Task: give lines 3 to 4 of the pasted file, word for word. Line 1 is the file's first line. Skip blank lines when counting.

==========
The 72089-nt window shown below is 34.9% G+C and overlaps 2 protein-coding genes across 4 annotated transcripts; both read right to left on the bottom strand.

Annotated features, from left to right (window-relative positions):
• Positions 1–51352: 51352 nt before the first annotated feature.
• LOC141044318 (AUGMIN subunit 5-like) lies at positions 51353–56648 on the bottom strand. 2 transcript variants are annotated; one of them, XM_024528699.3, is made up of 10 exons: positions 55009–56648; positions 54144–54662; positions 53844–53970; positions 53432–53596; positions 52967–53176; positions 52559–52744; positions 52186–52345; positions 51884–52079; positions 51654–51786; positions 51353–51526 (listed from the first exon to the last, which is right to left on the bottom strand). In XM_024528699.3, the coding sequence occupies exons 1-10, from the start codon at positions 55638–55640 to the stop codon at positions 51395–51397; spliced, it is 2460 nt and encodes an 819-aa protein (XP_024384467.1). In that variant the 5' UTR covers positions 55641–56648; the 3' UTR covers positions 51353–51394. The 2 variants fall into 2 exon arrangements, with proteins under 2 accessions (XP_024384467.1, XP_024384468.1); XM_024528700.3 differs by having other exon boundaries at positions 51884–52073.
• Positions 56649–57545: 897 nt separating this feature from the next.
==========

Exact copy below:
• Positions 1–51352: 51352 nt before the first annotated feature.
• LOC141044318 (AUGMIN subunit 5-like) lies at positions 51353–56648 on the bottom strand. 2 transcript variants are annotated; one of them, XM_024528699.3, is made up of 10 exons: positions 55009–56648; positions 54144–54662; positions 53844–53970; positions 53432–53596; positions 52967–53176; positions 52559–52744; positions 52186–52345; positions 51884–52079; positions 51654–51786; positions 51353–51526 (listed from the first exon to the last, which is right to left on the bottom strand). In XM_024528699.3, the coding sequence occupies exons 1-10, from the start codon at positions 55638–55640 to the stop codon at positions 51395–51397; spliced, it is 2460 nt and encodes an 819-aa protein (XP_024384467.1). In that variant the 5' UTR covers positions 55641–56648; the 3' UTR covers positions 51353–51394. The 2 variants fall into 2 exon arrangements, with proteins under 2 accessions (XP_024384467.1, XP_024384468.1); XM_024528700.3 differs by having other exon boundaries at positions 51884–52073.